Detail of a German stamp featuring Gustav and Alfred Flatow
Detail of a German stamp featuring Gustav, right, and Alfred Flatow. Photo by Wikimedia Commons
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January 7, 1875, is the birthdate of Gustav Flatow, an athlete who was a member of the gold-medal-winning German gymnastics team at the first modern Olympic Games, in Athens in 1896. Forty-nine years later, Flatow, a Jew, died of starvation at the German concentration camp Theresienstadt.

Gustav Felix Flatow was born in the town of Berent, in West Prussia (today Kościerzyna, Poland), and moved with his family in 1892 to Berlin, where his father was a merchant. The following year, Flatow began a commercial apprenticeship with a children’s clothing manufacturer there, and he also joined a local sports club. By 1894, he was competing in the German Gymnastics Festival, in Breslau.

In 1896, Gustav was chosen to be one of 10 members of the German gymnastics squad competing at Athens in the newly revived Olympic Games. His cousin Alfred Flatow (born 1869), also a gymnast, was one of his teammates, and in fact won a gold medal in the men’s parallel bars and a silver on the horizontal bar. Gustav did not win any medals as an individual competitor, but did take home two golds in the team competition (as did Alfred), in the parallel bars and the horizontal bar.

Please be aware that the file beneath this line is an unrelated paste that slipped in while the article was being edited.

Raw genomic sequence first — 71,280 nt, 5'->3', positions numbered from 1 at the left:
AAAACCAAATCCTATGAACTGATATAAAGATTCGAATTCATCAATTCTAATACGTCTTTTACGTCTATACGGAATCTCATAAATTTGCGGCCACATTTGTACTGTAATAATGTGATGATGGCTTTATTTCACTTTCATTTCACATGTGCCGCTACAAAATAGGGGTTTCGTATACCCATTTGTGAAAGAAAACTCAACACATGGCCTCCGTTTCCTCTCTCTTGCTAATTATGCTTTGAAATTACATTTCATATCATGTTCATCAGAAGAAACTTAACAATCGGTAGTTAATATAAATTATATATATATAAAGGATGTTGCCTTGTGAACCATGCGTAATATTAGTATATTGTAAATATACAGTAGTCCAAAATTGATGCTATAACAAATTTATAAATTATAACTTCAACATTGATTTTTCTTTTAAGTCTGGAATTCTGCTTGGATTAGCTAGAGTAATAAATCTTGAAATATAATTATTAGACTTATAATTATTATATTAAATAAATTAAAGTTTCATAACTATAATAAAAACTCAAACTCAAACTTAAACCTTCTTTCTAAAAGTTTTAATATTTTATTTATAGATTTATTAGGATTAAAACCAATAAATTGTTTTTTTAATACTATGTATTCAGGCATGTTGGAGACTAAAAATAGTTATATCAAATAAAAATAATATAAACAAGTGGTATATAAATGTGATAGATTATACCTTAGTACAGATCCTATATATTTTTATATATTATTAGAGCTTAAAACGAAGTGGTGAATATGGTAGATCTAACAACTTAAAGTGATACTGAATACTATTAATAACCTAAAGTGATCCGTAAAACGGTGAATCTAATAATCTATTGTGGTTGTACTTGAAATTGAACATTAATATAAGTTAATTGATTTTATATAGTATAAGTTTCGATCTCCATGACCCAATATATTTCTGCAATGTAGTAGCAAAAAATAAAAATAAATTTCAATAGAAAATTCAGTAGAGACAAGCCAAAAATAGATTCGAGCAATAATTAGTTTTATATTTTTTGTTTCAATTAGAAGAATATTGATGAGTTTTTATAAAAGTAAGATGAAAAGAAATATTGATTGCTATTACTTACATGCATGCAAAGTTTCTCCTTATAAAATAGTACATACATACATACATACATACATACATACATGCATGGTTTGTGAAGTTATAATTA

Four years later, in Paris, Gustav Flatow was again on the German gymnastics squad, though he did not win any medals. By then, he had already founded his own textile company, and soon retired from competitive sports to devote himself to business.

Spared deportation – for a while

In 1905, Flatow married Margaret Lamb (born 1883), and in 1917, at the age of 42, he was drafted into the German army, during World War I. Gustav and Margaret had two children, Stefan and Anni-Amalia.

Soon after Adolf Hitler became German chancellor, in January 1933, Flatow saw the looming threat, and moved both family and company to Rotterdam, the Netherlands. After Rotterdam was destroyed, during the German bombardment of May 1940, Flatow moved again, to Driebergen, near Utrecht.

Flatow’s history as an Olympic medalist did count for something in Nazi Germany. Both he and Alfred, for example, were guests of honor at the Berlin Olympic Games, in 1936. And when the deportations of Jews began from the Netherlands, in the summer of 1942, Gustav received an exemption stamp that allowed for him to initially be spared that fate. 

His luck ran out, however, on New Year’s Eve, 1943, when he and the family were arrested (all but Anni-Amalia, who escaped, although she was later killed) and sent to the Westerbork transit camp. From there, despite the protests on his behalf by German athletic officials, they were deported to Theresienstadt, in February 1944.

Although Gustav was imprisoned in the camp’s VIP section, by December 1944, he was close to death. Thus he was given an extra food ration: an additional four apples and four eggs a week. Nonetheless, he died of starvation on January 29, 1945.

Both Margaret and Stefan survived to liberation, on May 8, 1945. Stefan died in 2001.

Today, Flatow’s memory is commemorated with both an alley and a sports stadium in Berlin named for him, and a “stepping-stone” marking the location of his home in the city.

Twitter: @davidbeegreen